Trip report Coutts Crossing to Adelaide and return

To: "Birding-aus" <>
Subject: Trip report Coutts Crossing to Adelaide and return
From: "Greg and Val Clancy" <>
Date: Fri, 16 Aug 2013 17:43:13 +1000
My wife Val and I travelled with Stephen Debus, Russell Jago and Matt Templeton 
to Adelaide for the Australasian Raptor Association Conference held at the 
Adelaide Zoo last weekend.  It was a swift car trip which took us three days 
each way.  Despite the constant travel we did manage to clock up a few good 
sightings.  Four of us travelled from Coutts Crossing to Armidale where Stephen 
joined us.  On the way we observed 50+ Pied Currawongs at Nymboida.  They may 
well have been migrating back to the high country as they usually do this time 
of year.  The first of two roadkilled Eastern Barn Owls was seen at Bective 
Creek, between Tamworth and Gunnedah.  A pair of adult Spotted Harriers at 
Somerton floated past the vehicle giving great views.  A lunch stop at Carroll, 
east of Gunnedah produced both Little and Musk Lorikeets flying overhead as 
well as 2 Black Kites, Red-rumped Parrots and Sulphur-crested Cockatoos posing 
for the camera.  Seven more Black Kites WSW of Gunnedah were followed by the 
second Eastern Barn Owl roadkill south of Coonabarabran.  Another Black Kite NE 
of Gilgandra and 3+ N of Forbes were recorded before we arrived at Gum Swamp, 
Forbes.  This is a great location to see Freckled Ducks, Pink-eared Ducks and 
Australasian Shovelers and we weren’t disappointed seeing 64+, 250+ and 50+ in 
that order.   An adult pair of Peregrine Falcons was perched in a eucalypt 
while an adult White-bellied Sea-Eagle sat low on the nest as its mate, 
apparently not in full adult plumage, flew through the dead trees near the 
nest.  We spent the night in West Wyalong and were surprised when Stephen 
observed a male White-winged Triller in non-breeding plumage as we were leaving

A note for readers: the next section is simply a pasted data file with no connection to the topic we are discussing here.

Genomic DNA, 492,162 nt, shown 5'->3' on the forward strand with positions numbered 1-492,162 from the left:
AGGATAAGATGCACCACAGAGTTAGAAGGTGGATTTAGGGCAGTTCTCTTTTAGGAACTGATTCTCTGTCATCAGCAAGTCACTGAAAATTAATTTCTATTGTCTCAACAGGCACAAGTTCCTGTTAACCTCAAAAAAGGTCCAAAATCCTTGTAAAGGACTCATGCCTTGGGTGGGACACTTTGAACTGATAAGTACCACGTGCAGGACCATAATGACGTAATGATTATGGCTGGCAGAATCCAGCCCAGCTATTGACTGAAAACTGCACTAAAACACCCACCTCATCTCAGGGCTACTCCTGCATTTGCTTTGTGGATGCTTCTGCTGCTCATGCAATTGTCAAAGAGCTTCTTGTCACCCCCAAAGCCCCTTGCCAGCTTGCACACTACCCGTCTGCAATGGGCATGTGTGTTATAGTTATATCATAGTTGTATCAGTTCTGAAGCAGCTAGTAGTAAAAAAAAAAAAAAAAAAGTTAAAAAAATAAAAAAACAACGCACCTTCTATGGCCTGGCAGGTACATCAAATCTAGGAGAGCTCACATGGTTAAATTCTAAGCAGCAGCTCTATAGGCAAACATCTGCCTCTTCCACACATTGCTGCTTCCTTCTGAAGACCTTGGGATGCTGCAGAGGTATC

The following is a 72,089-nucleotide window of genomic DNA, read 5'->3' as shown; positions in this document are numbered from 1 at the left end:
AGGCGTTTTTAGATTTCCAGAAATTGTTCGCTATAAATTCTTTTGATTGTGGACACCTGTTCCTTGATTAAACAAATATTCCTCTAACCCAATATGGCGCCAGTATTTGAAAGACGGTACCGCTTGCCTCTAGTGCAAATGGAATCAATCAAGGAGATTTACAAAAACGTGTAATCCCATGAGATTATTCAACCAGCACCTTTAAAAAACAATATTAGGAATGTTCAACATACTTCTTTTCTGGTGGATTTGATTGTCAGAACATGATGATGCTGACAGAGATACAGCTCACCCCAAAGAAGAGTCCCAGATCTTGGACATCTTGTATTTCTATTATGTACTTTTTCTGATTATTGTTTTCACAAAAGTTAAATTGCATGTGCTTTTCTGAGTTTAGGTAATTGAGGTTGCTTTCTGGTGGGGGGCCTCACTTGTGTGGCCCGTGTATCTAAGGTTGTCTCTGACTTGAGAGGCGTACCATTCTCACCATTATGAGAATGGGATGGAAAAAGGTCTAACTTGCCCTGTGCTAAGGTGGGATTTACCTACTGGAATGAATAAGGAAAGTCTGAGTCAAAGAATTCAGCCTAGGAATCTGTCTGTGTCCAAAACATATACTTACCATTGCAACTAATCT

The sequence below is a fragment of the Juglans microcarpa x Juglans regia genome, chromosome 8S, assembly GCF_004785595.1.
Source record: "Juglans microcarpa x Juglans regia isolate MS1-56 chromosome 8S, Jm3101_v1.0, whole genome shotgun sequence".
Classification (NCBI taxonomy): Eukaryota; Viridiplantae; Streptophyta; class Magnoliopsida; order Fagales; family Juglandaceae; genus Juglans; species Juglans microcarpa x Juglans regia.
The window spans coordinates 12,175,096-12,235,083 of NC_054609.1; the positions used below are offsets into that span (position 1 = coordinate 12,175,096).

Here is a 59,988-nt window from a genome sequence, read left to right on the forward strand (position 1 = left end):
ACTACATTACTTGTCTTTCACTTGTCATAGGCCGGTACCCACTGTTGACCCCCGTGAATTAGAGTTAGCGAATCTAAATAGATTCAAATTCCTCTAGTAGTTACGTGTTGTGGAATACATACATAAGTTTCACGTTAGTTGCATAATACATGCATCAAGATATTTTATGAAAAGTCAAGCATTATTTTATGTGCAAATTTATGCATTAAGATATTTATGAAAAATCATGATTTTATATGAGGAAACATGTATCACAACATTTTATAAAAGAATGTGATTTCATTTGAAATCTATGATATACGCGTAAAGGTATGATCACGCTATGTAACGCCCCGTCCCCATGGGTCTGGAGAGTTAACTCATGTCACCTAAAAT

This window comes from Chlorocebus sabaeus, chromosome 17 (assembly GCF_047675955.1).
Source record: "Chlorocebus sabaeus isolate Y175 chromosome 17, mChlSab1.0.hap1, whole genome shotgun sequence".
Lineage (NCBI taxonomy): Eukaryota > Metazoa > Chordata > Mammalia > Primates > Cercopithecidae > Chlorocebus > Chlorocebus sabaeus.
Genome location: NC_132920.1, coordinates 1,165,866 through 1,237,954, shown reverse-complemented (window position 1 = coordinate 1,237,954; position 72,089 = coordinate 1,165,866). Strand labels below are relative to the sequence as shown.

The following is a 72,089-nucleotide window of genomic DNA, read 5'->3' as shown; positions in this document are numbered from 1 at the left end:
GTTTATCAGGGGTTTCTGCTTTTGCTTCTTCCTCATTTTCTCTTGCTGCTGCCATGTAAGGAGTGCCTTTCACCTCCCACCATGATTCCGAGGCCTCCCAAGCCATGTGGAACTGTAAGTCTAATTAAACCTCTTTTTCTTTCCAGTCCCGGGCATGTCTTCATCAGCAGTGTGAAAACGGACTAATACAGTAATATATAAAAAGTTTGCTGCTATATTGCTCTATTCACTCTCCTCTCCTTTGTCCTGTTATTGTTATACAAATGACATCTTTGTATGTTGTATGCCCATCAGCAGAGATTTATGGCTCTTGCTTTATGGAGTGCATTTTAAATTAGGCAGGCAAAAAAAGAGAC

the next morning.  Between West Wyalong and Hay a small flock of Superb Parrots 
caught our attention.  We stopped for photographs and we estimated that there 
were over 100 birds present.  A pale morph Little Eagle soared high over the 
road.  At Hay we saw the largest flock of Black Kites for the trip with over 
200 spiralling high on a thermal with 6 Australian Pelicans.  More Black Kites 
were seen over a local park with 3 Whistling Kites.  The Black Kites were 
probably additional to the earlier flock.  We were interested to see how many 
Black Kites were in their usual inland haunts as there are so many in coastal 
areas at present.  A flock of 50+ House Sparrows E of Yanga National Park was a 
surprise but was within their known range.  We had planned to camp at Gluepot 
Reserve, in South Australia, but decided that we would stay at Robinvale in 
Victoria, over the Murray River from Euston.  Twenty Regent Parrots were a 
delight in the caravan park the next morning and this was a new species for a 
couple of the group, including me.  A visit to Hattah-Kulkyne National Park 
allowed better views and photographs of the Regent Parrots with over 30 
present.  On to Adelaide and the weekend conference at the Adelaide Zoo.  The 
return trip involved a night camping at Gluepot where the black-brown form of 
the Grey Currawong (subspecies melanoptera), the Crested Bellbird, 
Yellow-tufted Honeyeater, Chestnut-rumped Thornbill, Weebill and Spiny-cheeked 
Honeyeater were present.  The only threatened endemic bird observed was the 
Black-eared Miner.  Russell had good views but I only had fleeting glimpses as 
they disappeared across the road and into the trees.  Black Kites were present 
at Euston (30+), Balranald (2) and Peak Hill (7) and an adult Spotted Harrier 
was photographed quartering a grassy paddock.  We did a mini bird of prey watch 
between Forbes and Gunnedah and in addition to the Spotted Harrier we listed 18 
Nankeen Kestrels, 10 Black-shouldered Kites, 5 Brown Falcons, 1 Whistling Kite, 
7 Black Kites, 1 Black or Whistling Kite, 1 Brown Goshawk.  Five separate 
Eastern Barn Owls in the Tamworth area, a Masked Owl near Ebor and five Tawny 
Frogmouths finished off an enjoyable trip.  I will be posting a number of the 
photographs on my website.   

Dr Greg. P. Clancy
Ecologist and Birding-wildlife Guide
| PO Box 63 Coutts Crossing NSW 2460
| 02 6649 3153  | 0429 601 960


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